The short description is used on the event card and is used to briefly summarize your event with up to 50 characters.
As the name suggests, the event card media is the image or video that appears on your event card. While the long description is used on the event details page. This has a 120-character limit, so you can include additional details, like potential rewards, for example.
Next, you'll add either an image or video for the event details page. Videos you use on both the card and details page will loop and are limited to 30 seconds.
Lastly, pick from the badge options to define the type of event you're running. This badge is displayed on the card and details views on the App Store. With your Event Information now finished, let's continue down the page. Just like Apps and In-App Purchases, you'll need to define availability for your In-App Event on a per Country or Region basis. Click the Edit button to open the Country and Region selector, something that should be familiar to most of you. The only difference here is that your In-App Event can only be made available in Countries where your parent app is available. After deciding availability, you need to schedule your event, which means defining its start, end, and publish date and times.
Event start represents when your event begins inside your app. You'll also need to define when the event ends inside your app. Together, the start and end represent the total duration of your In-App Event. Your event can run as long as 31 days or as short as 15 minutes. The next thing you'll need to consider is when you want your event to first appear on the App Store. This is controlled by your event's publish date, which can be up to 14 days from your event's start.
When your event is published to the App Store, it will be discoverable through all of the ways we discussed earlier, like on your product page and in search. Once your event reaches its end, it is no longer discoverable on the App Store by browsing or searching.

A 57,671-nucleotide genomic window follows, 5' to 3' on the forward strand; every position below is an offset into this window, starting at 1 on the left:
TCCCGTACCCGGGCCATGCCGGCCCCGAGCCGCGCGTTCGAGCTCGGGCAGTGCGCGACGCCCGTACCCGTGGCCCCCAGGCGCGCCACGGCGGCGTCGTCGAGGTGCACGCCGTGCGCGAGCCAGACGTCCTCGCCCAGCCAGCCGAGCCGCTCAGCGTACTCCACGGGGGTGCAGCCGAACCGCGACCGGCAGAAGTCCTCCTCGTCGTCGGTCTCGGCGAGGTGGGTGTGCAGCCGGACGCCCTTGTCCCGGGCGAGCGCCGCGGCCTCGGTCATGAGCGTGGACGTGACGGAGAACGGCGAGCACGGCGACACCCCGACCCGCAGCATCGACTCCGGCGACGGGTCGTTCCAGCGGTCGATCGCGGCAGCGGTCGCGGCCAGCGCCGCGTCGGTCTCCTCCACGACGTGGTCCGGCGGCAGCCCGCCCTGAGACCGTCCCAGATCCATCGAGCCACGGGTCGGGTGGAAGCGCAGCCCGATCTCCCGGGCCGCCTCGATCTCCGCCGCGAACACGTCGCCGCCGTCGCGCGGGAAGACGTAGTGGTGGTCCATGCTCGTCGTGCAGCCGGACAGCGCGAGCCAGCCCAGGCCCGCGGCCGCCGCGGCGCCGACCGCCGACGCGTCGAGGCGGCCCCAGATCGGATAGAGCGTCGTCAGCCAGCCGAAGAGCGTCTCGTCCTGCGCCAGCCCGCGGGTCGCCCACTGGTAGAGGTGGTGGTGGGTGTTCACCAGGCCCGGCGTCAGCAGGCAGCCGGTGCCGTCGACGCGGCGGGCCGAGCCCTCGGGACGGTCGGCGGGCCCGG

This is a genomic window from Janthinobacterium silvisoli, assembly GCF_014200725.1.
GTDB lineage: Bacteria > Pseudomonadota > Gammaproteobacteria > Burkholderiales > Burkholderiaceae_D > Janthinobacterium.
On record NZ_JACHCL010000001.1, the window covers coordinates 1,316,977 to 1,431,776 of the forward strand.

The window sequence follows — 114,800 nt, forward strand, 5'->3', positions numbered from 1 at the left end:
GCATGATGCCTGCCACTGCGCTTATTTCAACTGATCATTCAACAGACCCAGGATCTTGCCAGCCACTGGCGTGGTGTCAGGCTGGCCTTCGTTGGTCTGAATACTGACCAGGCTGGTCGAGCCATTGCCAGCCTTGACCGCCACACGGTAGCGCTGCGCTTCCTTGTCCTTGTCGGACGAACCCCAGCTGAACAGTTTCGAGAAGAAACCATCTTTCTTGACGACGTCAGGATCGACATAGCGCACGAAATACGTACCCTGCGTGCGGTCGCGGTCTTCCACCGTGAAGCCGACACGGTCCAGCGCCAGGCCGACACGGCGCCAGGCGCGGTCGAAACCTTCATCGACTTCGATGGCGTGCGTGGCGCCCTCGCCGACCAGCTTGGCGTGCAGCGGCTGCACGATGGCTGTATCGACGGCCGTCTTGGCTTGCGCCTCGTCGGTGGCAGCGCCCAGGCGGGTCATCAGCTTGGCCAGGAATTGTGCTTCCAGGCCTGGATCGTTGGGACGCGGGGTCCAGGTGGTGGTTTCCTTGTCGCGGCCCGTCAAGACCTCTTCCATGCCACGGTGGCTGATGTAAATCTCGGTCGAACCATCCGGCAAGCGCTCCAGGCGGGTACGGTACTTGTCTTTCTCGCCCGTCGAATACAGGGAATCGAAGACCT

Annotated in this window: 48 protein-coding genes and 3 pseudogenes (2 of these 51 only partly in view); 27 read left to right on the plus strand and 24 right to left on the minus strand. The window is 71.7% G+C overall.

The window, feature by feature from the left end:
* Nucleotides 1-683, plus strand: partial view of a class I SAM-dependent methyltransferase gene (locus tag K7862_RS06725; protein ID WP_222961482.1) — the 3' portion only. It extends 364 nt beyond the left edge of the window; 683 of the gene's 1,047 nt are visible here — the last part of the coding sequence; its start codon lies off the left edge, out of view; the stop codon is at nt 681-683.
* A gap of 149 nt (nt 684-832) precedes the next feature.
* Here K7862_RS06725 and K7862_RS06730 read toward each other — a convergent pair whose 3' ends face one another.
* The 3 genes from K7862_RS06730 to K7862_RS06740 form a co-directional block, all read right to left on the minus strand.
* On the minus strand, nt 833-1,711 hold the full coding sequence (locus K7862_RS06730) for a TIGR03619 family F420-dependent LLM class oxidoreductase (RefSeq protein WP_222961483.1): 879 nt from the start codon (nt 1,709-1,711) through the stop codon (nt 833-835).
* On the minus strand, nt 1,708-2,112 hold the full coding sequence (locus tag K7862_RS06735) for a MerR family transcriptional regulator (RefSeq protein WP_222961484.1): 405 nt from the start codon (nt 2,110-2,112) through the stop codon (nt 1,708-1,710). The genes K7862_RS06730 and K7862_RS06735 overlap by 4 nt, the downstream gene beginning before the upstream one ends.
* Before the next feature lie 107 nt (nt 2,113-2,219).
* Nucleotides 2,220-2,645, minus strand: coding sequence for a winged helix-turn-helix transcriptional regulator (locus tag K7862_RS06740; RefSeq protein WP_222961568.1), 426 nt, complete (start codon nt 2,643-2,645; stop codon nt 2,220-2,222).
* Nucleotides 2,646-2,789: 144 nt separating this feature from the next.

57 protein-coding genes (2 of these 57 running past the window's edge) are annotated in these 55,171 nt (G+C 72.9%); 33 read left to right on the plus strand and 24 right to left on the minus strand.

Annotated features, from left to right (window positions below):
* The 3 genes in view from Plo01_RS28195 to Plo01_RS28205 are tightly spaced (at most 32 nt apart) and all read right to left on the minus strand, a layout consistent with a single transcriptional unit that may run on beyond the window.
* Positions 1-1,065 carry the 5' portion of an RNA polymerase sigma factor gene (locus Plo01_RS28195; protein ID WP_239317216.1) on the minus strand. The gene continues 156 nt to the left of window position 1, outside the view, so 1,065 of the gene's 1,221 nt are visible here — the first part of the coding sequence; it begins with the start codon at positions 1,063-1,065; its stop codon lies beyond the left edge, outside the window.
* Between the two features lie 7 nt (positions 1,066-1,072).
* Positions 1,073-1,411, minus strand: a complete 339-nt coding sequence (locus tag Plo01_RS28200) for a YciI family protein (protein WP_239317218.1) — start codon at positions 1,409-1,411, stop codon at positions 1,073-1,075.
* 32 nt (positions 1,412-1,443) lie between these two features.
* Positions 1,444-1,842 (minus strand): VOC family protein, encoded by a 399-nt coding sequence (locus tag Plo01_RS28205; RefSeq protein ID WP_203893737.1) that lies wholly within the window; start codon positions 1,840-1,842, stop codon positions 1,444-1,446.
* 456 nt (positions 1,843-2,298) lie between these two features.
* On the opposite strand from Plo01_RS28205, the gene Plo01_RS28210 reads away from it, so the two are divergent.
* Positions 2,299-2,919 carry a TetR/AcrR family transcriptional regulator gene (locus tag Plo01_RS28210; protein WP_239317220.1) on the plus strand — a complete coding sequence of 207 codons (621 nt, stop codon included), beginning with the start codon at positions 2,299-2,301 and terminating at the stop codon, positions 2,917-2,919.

However, users will still be able to see your event details page via the App Store URL for another 30 days, after which point, it is then archived. This ensures links you've shared through marketing channels will still work for a while after the event ends. This 30-day period happens automatically and is not configurable. If you want to archive your In-App Event sooner, you're able to do so by editing its availability in App Store Connect.
Now that you've set up your event's default scheduling, you're given the ability to set custom scheduling per Country or Region. This is completely optional, but to do so, click the "Customize Dates and Times" link. First, select the Countries or Regions you want to add custom scheduling for, and then click Next. Now, choose one or more new scheduling dates to apply to these specific Countries. The custom dates need to be within 48 hours of your default selections. In this example, I've bumped my start and end date in Europe to account for the time difference. Lock in your custom scheduling by clicking Done.
And with that, you've just finished configuring your event's availability and scheduling. There's only a few more pieces of metadata to provide. This is done in the final section of the page, Additional Information. First, you can edit the Reference Name that you chose earlier. Next, you need to provide an Event Deep Link. This link makes it possible for users with your app installed to quickly jump from the App Store into your In-App Event. Your event deep link can either be a universal link or a custom URL that opens directly to a particular place in your app. In order for your link to function correctly, avoid using URL shorteners or other services that add unnecessary redirects.
With the Event Purpose field, you can indicate whether your event is meant to attract new users, keep your active users informed, or bring lapsed users back to your app. Many events are equally suited for all these purposes, so that's the default selection. Your selection here is one of the factors that the App Store uses to offer personalized recommendations. To help your event reach the people it's intended for, the App Store incorporates app-usage information. That data is processed on the device to minimize data collection and enhance user privacy. Note that regardless of which purpose you select, your event will be discoverable by all App Store users.
Here you can indicate your event's priority level, which affects how it's ordered on your app's product page. High-priority events are shown in front of normal ones, and events are sorted by their start time within these respective groups. Next, you'll indicate whether your event requires an In-App Purchase or a Subscription.